Village life, accommodation and nightlife
in Val Thorens
Val Thorens is the archetypical purpose-built resort. Noone would have built a thing here - not even a cow shed - if it wasnt for alpine sports. A sheltered valley and an almost flattish spot have turned into highrise central. The obvious remit when planning this place was, get them in, pile them high, and dont worry about how the place looks or feels. The outcome is a place that looks dire, although serves its purpose of providing beer, shelter and food (in that order).
Around the resort, youll find a number of shopping complexes and places to eat. There is also a comprehensive sports centre, with a swimming pool and artificial climbing wall.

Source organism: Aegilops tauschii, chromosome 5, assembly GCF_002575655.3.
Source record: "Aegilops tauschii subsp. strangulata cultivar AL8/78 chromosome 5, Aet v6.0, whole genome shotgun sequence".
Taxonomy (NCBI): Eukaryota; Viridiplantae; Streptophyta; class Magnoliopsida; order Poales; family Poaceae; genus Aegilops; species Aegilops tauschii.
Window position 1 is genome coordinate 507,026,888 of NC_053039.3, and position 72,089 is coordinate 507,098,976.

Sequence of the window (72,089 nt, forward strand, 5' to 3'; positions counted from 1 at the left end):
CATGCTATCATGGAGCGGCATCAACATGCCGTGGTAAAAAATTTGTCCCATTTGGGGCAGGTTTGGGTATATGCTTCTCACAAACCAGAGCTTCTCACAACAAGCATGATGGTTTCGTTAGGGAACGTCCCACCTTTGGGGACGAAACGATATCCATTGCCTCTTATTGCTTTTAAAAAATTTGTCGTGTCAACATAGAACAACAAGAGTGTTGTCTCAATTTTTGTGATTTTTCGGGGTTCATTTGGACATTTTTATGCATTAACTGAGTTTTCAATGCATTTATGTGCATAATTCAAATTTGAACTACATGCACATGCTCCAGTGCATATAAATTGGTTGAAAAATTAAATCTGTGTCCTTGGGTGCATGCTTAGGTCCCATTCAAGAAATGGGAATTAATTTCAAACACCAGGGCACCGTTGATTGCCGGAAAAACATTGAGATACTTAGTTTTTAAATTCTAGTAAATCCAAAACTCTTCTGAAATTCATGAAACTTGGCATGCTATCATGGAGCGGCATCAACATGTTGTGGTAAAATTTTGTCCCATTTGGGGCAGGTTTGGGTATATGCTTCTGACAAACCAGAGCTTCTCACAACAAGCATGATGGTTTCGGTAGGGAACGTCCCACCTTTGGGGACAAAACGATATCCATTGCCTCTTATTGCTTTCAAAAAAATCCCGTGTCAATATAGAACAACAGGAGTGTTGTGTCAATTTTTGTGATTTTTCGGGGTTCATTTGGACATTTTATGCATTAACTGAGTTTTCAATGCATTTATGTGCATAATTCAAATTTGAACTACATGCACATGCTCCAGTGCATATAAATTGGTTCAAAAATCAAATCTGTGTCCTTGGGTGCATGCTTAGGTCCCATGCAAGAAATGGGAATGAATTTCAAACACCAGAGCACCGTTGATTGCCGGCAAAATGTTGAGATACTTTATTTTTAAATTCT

Food is plentiful here with a selection of restaurants: more than 45 ranging from the normal selection of resort-style, expensive French places and dodgy fast-food stands, to the normal offerings of a supermarket. For a cheap slap-up meal, try El Gringo's, or for something more classy, Chalet Glaciers.
The Scapin Pub is also noted for its quick and affordable dishes which include pizza and garlic overdose food.
Nightlife comes in the form of drunken Dutch après skiers. There are some ok bars at the top of town. Check out the Frog, the Malaysia, or the Underground.
Val Thorens is a great place for New Years Eve, with fireworks and music in the streets - even the firemen get in on it.
Accommodation: 20,000 visitors can sleep soundly here, all within spitting distance of the slopes. There are loads of self-catering apartment blocks sleeping up to eight people, and a number of good hotels and serviced chalets, many actually on the slopes and next to a lift.